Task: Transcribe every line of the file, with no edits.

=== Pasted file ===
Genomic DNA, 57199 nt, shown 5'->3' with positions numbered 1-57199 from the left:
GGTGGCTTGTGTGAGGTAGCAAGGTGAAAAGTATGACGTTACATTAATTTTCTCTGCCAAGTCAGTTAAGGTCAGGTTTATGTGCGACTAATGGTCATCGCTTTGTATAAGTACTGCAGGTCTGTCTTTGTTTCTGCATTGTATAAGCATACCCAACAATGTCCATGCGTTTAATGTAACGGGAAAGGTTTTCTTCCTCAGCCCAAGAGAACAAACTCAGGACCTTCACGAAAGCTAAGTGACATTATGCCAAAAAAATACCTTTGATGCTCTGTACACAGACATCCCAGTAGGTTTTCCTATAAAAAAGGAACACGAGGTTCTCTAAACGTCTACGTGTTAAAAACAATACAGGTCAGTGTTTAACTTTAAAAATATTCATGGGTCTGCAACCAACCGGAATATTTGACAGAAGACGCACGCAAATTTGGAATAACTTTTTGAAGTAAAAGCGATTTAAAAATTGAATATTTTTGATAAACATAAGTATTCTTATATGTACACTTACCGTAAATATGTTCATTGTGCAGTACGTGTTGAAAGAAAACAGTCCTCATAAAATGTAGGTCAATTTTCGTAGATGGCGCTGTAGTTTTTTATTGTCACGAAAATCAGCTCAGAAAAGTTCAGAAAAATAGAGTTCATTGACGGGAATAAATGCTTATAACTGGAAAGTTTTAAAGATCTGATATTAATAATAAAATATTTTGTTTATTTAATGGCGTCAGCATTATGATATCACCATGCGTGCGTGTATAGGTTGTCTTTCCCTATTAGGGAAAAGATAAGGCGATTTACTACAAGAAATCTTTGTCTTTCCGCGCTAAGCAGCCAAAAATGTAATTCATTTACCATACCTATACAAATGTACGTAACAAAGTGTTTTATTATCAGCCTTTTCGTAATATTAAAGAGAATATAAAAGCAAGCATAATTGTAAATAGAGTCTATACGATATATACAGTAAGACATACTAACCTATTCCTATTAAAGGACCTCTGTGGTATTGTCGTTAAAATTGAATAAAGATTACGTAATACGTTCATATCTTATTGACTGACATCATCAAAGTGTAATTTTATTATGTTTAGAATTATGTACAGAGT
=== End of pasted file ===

Genomic DNA, 57199 nt, shown 5'->3' with positions numbered 1-57199 from the left:
GGTGGCTTGTGTGAGGTAGCAAGGTGAAAAGTATGACGTTACATTAATTTTCTCTGCCAAGTCAGTTAAGGTCAGGTTTATGTGCGACTAATGGTCATCGCTTTGTATAAGTACTGCAGGTCTGTCTTTGTTTCTGCATTGTATAAGCATACCCAACAATGTCCATGCGTTTAATGTAACGGGAAAGGTTTTCTTCCTCAGCCCAAGAGAACAAACTCAGGACCTTCACGAAAGCTAAGTGACATTATGCCAAAAAAATACCTTTGATGCTCTGTACACAGACATCCCAGTAGGTTTTCCTATAAAAAAGGAACACGAGGTTCTCTAAACGTCTACGTGTTAAAAACAATACAGGTCAGTGTTTAACTTTAAAAATATTCATGGGTCTGCAACCAACCGGAATATTTGACAGAAGACGCACGCAAATTTGGAATAACTTTTTGAAGTAAAAGCGATTTAAAAATTGAATATTTTTGATAAACATAAGTATTCTTATATGTACACTTACCGTAAATATGTTCATTGTGCAGTACGTGTTGAAAGAAAACAGTCCTCATAAAATGTAGGTCAATTTTCGTAGATGGCGCTGTAGTTTTTTATTGTCACGAAAATCAGCTCAGAAAAGTTCAGAAAAATAGAGTTCATTGACGGGAATAAATGCTTATAACTGGAAAGTTTTAAAGATCTGATATTAATAATAAAATATTTTGTTTATTTAATGGCGTCAGCATTATGATATCACCATGCGTGCGTGTATAGGTTGTCTTTCCCTATTAGGGAAAAGATAAGGCGATTTACTACAAGAAATCTTTGTCTTTCCGCGCTAAGCAGCCAAAAATGTAATTCATTTACCATACCTATACAAATGTACGTAACAAAGTGTTTTATTATCAGCCTTTTCGTAATATTAAAGAGAATATAAAAGCAAGCATAATTGTAAATAGAGTCTATACGATATATACAGTAAGACATACTAACCTATTCCTATTAAAGGACCTCTGTGGTATTGTCGTTAAAATTGAATAAAGATTACGTAATACGTTCATATCTTATTGACTGACATCATCAAAGTGTAATTTTATTATGTTTAGAATTATGTACAGAGT